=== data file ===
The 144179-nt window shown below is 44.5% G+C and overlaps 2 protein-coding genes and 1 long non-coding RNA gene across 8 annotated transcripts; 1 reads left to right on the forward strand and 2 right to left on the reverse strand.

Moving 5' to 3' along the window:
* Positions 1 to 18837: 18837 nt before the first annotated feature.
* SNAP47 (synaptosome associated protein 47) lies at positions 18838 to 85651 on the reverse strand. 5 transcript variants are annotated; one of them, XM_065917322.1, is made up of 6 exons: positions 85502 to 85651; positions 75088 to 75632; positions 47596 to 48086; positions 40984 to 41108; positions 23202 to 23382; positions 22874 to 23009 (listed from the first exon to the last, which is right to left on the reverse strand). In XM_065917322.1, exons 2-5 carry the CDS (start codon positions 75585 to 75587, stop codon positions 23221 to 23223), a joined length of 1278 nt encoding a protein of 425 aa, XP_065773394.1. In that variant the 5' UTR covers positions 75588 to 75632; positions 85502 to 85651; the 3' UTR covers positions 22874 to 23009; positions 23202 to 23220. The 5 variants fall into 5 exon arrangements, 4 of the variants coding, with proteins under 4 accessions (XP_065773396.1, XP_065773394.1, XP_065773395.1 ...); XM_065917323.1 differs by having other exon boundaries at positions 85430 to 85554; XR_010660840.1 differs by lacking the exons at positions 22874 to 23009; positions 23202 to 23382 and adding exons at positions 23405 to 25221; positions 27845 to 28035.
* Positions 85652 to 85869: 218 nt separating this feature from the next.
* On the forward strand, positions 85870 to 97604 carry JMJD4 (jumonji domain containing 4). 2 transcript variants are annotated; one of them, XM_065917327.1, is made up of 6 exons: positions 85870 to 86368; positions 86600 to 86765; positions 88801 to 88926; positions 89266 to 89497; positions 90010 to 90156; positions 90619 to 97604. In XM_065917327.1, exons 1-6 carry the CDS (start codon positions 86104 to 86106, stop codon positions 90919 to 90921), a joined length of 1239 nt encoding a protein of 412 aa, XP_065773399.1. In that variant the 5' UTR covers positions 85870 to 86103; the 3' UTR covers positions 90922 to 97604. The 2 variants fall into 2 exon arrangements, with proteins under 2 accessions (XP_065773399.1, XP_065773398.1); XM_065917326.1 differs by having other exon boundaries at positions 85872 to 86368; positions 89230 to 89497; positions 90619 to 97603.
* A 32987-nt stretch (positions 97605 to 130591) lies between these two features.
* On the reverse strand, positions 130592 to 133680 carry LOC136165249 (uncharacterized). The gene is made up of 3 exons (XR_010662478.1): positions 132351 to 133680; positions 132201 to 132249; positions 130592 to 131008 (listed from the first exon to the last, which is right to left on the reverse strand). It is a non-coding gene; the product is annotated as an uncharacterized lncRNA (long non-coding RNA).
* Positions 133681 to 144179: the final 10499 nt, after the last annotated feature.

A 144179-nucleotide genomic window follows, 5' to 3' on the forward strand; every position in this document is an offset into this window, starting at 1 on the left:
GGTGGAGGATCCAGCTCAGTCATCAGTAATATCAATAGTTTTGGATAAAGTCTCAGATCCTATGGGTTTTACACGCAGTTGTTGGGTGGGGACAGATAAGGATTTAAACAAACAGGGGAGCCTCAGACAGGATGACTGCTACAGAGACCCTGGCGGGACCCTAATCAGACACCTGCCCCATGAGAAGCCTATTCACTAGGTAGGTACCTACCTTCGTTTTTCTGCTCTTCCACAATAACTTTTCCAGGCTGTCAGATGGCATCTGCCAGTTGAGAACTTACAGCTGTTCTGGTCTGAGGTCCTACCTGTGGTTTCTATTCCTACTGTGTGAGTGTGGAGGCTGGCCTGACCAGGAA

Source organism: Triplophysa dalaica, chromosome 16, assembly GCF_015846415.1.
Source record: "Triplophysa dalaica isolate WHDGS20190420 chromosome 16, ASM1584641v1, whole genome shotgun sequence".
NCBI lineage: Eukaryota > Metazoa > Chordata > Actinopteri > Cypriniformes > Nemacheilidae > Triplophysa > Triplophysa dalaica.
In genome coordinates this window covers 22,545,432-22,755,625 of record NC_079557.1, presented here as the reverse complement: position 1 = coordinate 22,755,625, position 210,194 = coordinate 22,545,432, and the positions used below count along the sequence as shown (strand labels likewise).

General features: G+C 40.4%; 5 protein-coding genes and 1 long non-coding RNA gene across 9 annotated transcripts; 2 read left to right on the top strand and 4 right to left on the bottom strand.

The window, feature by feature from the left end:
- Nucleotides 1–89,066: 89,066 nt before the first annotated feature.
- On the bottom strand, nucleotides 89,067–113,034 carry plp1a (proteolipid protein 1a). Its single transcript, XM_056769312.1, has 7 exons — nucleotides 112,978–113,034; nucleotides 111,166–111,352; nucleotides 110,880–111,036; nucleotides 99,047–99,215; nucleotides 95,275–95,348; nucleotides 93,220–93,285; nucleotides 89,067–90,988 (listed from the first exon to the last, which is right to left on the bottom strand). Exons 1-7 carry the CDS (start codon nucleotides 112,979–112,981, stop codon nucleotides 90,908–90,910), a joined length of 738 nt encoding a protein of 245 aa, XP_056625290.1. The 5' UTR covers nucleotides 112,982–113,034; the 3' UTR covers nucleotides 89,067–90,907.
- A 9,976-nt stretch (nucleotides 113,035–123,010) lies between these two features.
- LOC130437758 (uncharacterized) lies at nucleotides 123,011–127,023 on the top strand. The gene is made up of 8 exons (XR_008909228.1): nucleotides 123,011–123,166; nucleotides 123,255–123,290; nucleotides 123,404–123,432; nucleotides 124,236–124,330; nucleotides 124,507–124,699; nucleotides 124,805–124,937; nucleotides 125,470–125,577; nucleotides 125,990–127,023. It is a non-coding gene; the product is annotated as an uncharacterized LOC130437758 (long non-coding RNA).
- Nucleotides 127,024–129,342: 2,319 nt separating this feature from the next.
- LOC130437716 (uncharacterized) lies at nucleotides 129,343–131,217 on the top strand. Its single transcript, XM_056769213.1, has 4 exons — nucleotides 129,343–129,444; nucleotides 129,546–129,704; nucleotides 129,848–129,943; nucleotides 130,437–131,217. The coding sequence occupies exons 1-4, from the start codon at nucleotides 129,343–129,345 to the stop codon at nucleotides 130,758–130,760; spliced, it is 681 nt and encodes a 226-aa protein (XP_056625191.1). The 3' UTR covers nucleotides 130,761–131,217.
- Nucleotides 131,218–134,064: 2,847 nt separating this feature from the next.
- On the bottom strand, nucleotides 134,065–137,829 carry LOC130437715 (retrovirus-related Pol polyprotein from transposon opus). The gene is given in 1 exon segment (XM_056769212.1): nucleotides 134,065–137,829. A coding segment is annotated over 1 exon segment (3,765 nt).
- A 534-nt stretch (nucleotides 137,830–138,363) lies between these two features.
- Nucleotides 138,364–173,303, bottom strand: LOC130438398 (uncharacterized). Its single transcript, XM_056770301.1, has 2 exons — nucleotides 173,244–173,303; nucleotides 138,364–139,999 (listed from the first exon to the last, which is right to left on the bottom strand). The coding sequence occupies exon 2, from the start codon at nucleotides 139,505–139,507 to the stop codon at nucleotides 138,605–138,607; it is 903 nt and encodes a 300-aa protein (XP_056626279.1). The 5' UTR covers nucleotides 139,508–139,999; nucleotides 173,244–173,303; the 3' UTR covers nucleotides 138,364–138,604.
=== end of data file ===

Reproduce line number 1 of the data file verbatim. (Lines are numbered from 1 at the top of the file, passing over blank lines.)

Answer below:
The 144179-nt window shown below is 44.5% G+C and overlaps 2 protein-coding genes and 1 long non-coding RNA gene across 8 annotated transcripts; 1 reads left to right on the forward strand and 2 right to left on the reverse strand.